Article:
When the first case of COVID-19 infection was reported in Cameroon in March 2020, few media outlets could imagine how involved the industry was going to be in the fight against the pandemic.

The country launched its COVID-19 national vaccination campaign on 12 April 2021. Media houses needed to step up their game.

“Our ultimate goal is to see to it that the percentage of people who are yet to take informed decisions on the vaccine drops to zero so that, at the end of the day, we will have a COVID-19-free Cameroon.”

“We had more time allocated for the broadcast of COVID-19 related programmes and spots either produced by the station or organisations,” says journalist Fongoh Primus Ayeh, Chef of Programmes for Rainbow Radio, a community radio based in Mbengwi, north west Cameroon.

“At first, the public appreciated the move, but later got fed up because it became monotonous,” he adds.

Seven months after the national vaccination campaign was launched, just 3% of the target population has received at least one dose of vaccine, with 1.2% fully vaccinated.

In this situation, local communication by the media has been crucial in reaching Cameroonians in specific catchment areas with accurate information. This to build a climate of trust in a country where vaccine hesitancy is endemic.

“The Cameroonian media has done quite a whole lot to counter vaccine hesitancy as well as conspiracy theories around COVID-19 vaccines,” says Rosaline Akah Obah, National Coordinator, Cameroon Community Media Network.

Just like health care providers, Cameroonian journalists have been at the frontline of COVID-19 fight.
Just like health care providers, Cameroonian journalists have been at the frontline of COVID-19 fight.
Credit: Rosaline Akah Obah

“Immediately after the first case of COVID-19 was reported in Cameroon in 2020, we set out to work: producing COVID-19 programmes ranging from spots, radio dramas, public service announcements and news articles tailored towards sensitisation around the COVID-19 pandemic. We came up with panel discussions and call-testing programmes with experts blending their voices with the common man in the community,” she says.

Supported by such bodies as UNESCO and International Media Support, Obah reveals that they are “currently working in all ten regions of Cameroon to come up with content productions, both online and offline.

“From February 2020 till now, we have produced close to 2,000 productions in various local language. We also decided to leave our studios to go into the field to talk to the population to get their concerns. We trained journalists on how to report on the COVID-19 pandemic and related issues like the vaccine. We organised focused group discussions with community members, and leaders in the health sector to mutualise our efforts to fight this pandemic. We have also involved civil society organisations in the network who have been in the field with posters and flyers to see how they can sensitise the population.”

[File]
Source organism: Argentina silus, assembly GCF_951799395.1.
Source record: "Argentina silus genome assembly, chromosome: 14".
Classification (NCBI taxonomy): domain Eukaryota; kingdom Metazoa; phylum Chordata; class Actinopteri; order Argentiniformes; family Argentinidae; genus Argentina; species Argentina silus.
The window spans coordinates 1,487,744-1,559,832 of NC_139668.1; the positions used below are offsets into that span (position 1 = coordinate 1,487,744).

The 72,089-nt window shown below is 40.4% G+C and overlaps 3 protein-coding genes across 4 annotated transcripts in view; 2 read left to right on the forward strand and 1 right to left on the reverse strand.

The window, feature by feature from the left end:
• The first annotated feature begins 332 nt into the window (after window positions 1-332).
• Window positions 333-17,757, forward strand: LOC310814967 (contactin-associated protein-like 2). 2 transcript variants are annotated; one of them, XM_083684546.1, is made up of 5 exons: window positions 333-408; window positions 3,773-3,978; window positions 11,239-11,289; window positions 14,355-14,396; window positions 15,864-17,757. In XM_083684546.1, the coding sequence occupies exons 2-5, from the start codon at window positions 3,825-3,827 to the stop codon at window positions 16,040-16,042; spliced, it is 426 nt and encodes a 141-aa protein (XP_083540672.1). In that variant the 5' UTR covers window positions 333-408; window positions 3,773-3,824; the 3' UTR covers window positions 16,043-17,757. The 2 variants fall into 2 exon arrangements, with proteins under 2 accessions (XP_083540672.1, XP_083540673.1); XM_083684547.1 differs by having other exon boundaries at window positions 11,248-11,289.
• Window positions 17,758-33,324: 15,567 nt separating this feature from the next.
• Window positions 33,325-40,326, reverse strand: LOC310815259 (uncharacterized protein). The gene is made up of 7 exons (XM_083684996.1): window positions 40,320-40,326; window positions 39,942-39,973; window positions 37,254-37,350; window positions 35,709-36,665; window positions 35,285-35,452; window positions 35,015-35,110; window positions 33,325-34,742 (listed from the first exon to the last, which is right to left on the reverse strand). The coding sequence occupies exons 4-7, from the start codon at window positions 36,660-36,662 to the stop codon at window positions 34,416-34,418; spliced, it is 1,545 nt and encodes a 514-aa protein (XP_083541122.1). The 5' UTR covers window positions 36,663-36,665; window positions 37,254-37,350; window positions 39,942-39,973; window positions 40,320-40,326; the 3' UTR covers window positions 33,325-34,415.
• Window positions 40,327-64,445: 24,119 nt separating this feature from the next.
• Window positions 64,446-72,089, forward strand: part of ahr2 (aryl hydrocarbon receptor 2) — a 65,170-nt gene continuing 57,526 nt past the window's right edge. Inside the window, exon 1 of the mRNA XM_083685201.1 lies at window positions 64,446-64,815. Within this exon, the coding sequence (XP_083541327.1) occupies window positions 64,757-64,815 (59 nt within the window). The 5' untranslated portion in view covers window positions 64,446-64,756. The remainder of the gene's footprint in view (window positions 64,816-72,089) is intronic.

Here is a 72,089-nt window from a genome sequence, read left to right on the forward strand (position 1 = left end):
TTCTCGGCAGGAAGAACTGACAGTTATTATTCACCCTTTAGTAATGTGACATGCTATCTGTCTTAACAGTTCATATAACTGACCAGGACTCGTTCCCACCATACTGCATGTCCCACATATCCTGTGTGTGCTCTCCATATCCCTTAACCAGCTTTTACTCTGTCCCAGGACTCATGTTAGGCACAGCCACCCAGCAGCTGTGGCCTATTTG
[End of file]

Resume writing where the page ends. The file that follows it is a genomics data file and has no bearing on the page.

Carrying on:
Many in Cameroon feel the role of the media as frontline actors in the fight against COVID-19 is underrated – if not neglected. Journalist Ayeh feels, for example, “Community radio stations should be prioritised in the sensitisation campaign.”

Obah agrees, “If people have been able to voluntarily go for their vaccines today; if people are taking up the preventive measures today, it’s because of the sensitisation that they get through the different programmes on our radio stations, TV channels, in newspapers and blogs. This is not recognised to a larger extent in our Cameroonian set-up.”

The head of the communication unit at the Expanded Programme on Immunisation in Cameroon, Yaouba Djaligue, says the structure is working to intensify its communication plan.

“We just had a national media briefing. We will also have another with local media at regional levels,” he says, adding that “Recently, the country’s radio stations saw their capacity strengthened in facilitating questions around vaccination against COVID-19. This enabled us to contract them to disseminate messages on vaccination.”

Cameroonian virologist and founding president of Fobang Institute for Innovations in Science and Technology, Wilfred Mbacham, insists the onus in the fight against COVID-19 is on the media.

“Scientists normally are not trained to be communicators. An intentional effort needs to be made (by the press) in how information that is very highly scientific can be shared with the public in a way that is easy to understand,” Mbacham says.

While acknowledging that limited access to information, the right data and, at times, difficulty in getting a health professional are hindrances to the Cameroonian media in the fight against COVID-19, Obah still believes her organisation “has done a lot to defeat disinformation.” 

“Our ultimate goal is to see to it that the percentage of people who are yet to take informed decisions on the vaccine drops to zero so that, at the end of the day, we will have a COVID-19-free Cameroon.”

Muleng Timngum
Credit: Muleng Timngum

Follow Nalova Akua on Twitter: @AkuaNalova

TOPICS: Country storiesCOVID-19

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